|CANCER & TREATMENTS FOR CANCER CENTER PATIENTS PREVENTION & RISK ASSESSMENT CLINICAL TRIALS & RESEARCH LIVING WITH CANCER|
Oral cancer campaign urges Detroiters to get checked
Ann Arbor - The Detroit Oral Cancer Prevention Project has launched a citywide campaign to lower the oral cancer death rate in Detroit.
"Our best hope for decreasing the rate of oral cancer is to get Detroiters in for a screening," said project director Dr. Amid Ismail, from the University of Michigan School of Dentistry. "If caught early, oral cancer has a 90 percent cure rate."
The effects of later-stage oral cancer treatments, by contrast, can be devastating. Some patients require full or partial removal of the tongue, teeth, gums or oral tissues.
Detroit has one of the highest rates of oral cancer in the nation. According to a recent study, 46 percent of all deaths from oral cancer in Michigan occur in the Detroit area. In African-American men, Detroit reported an oral cancer rate of 31 cases per 100,000 people, which was the highest rate reported among all states.
The Detroit area, with one of the highest incidence and mortality rates of oral cancer in the state, had only 35 percent of its oral cancer cases detected at an early (localized) stage.
Among the risk factors of oral cancer are tobacco use, moderate or heavy alcohol use, a diet low in fruits and vegetables, lack of access to early screening and dental care, and poor oral hygiene. The Detroit Oral Cancer Prevention Program seeks to reduce the oral cancer death rate in Detroit by half in the next five years.
The campaign, titled "Get Checked Before It's Too Late," includes billboards, radio and newspaper ads, all urging Detroiters to call toll-free (877) 7-CHECKED for a free oral cancer screening.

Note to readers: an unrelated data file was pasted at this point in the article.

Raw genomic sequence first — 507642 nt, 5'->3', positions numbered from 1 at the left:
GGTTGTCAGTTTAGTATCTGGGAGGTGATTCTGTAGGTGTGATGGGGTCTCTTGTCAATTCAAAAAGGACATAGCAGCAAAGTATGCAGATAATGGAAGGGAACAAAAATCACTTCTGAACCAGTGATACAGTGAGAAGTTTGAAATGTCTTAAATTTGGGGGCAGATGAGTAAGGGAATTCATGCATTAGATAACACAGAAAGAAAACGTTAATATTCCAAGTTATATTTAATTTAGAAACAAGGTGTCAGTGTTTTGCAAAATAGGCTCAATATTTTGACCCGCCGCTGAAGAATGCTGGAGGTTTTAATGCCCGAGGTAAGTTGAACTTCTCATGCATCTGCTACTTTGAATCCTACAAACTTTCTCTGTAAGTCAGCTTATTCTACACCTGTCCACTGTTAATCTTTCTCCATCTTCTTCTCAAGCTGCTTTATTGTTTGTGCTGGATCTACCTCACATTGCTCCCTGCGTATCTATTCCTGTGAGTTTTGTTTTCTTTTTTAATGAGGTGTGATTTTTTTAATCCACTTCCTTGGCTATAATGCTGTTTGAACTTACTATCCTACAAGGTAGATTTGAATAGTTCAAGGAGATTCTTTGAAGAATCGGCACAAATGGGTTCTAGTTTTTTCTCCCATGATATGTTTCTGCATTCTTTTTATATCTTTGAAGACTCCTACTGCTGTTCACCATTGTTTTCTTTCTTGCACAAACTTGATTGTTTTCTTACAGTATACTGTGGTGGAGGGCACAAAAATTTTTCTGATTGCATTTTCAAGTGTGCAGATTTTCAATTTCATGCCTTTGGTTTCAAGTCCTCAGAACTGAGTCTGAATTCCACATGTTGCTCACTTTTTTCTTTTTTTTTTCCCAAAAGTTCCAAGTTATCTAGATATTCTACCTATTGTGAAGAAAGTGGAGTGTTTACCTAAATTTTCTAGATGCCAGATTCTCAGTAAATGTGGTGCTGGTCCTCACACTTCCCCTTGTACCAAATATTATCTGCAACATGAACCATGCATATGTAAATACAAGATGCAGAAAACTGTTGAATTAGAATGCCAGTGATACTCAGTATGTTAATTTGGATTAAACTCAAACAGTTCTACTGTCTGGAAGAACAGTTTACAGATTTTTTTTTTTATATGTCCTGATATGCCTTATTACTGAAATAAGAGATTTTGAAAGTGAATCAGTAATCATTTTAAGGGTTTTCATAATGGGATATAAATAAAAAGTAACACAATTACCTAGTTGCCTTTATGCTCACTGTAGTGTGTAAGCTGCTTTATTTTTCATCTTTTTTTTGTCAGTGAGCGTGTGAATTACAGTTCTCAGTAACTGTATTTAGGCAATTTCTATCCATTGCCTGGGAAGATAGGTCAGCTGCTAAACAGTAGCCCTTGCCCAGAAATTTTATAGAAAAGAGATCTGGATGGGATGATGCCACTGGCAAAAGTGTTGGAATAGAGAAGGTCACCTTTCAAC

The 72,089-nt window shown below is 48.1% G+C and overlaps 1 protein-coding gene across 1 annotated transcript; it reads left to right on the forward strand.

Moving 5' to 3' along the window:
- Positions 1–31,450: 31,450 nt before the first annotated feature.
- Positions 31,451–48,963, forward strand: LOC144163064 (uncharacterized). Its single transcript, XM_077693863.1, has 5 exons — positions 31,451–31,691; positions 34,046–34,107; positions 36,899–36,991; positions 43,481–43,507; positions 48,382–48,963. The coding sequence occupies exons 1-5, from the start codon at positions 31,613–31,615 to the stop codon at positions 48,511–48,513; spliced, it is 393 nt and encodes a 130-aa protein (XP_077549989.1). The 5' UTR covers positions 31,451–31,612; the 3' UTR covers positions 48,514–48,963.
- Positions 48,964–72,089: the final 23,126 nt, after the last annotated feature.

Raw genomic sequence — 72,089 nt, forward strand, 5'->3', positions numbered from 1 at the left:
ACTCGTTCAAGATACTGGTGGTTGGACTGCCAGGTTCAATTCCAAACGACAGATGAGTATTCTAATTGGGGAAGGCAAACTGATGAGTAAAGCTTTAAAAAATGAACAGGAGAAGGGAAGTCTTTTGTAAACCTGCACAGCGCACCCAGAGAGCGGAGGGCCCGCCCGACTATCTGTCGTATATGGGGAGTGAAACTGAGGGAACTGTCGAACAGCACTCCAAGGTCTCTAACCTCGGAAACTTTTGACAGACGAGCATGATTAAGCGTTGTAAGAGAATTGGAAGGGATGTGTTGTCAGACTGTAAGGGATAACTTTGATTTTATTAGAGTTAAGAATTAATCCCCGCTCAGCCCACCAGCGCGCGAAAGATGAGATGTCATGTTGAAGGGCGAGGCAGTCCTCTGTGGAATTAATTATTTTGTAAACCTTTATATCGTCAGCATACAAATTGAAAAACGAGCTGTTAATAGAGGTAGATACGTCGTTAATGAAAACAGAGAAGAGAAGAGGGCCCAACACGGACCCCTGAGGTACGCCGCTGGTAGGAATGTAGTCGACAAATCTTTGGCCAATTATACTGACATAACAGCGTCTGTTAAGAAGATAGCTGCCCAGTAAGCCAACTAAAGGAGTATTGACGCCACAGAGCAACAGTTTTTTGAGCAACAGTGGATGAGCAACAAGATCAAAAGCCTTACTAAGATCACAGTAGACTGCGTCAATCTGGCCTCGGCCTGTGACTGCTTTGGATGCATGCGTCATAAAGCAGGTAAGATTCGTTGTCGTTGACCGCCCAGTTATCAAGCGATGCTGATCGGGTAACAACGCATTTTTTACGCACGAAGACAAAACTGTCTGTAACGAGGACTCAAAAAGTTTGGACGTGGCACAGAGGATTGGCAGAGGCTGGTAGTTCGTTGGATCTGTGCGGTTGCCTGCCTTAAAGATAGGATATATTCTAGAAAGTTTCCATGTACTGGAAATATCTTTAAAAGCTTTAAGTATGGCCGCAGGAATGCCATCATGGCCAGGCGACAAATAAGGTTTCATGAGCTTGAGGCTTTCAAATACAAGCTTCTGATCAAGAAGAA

Michigan men had the sixth highest oral cancer incidence rate of all states in 2000, with oral cancer diagnosed in 17.8 men in every 100,000. Michigan's African American men had a rate of 26.2 per 100,000, the highest among African American men in all states. Oral cancer is more prevalent in African American men in Detroit than cancer of the esophagus, stomach, liver, pancreas, larynx, skin or bladder.
"Bottom line, we want everyone to know that oral cancer is preventable. It's treatable, but it must be caught early," said Ismail, a professor of cariology, restorative sciences and endodontics and a professor of epidemiology at the University of Michigan.
Screenings provided through the project are painless and free of charge. Appointments can be scheduled by calling toll-free (877) 7-CHECKED.
The Detroit Oral Cancer Prevention Program is funded by the National Institute of Dental and Craniofacial Research at the National Institutes of Health. Additional support is provided by the University of Michigan School of Dentistry, the University of Detroit Mercy School of Dentistry, and the Delta Dental Fund of Michigan.
Photos of the two billboard designs from the campaign are available on-line.
Colleen Newvine, U-Michigan News at (734) 647-4411 or email@example.com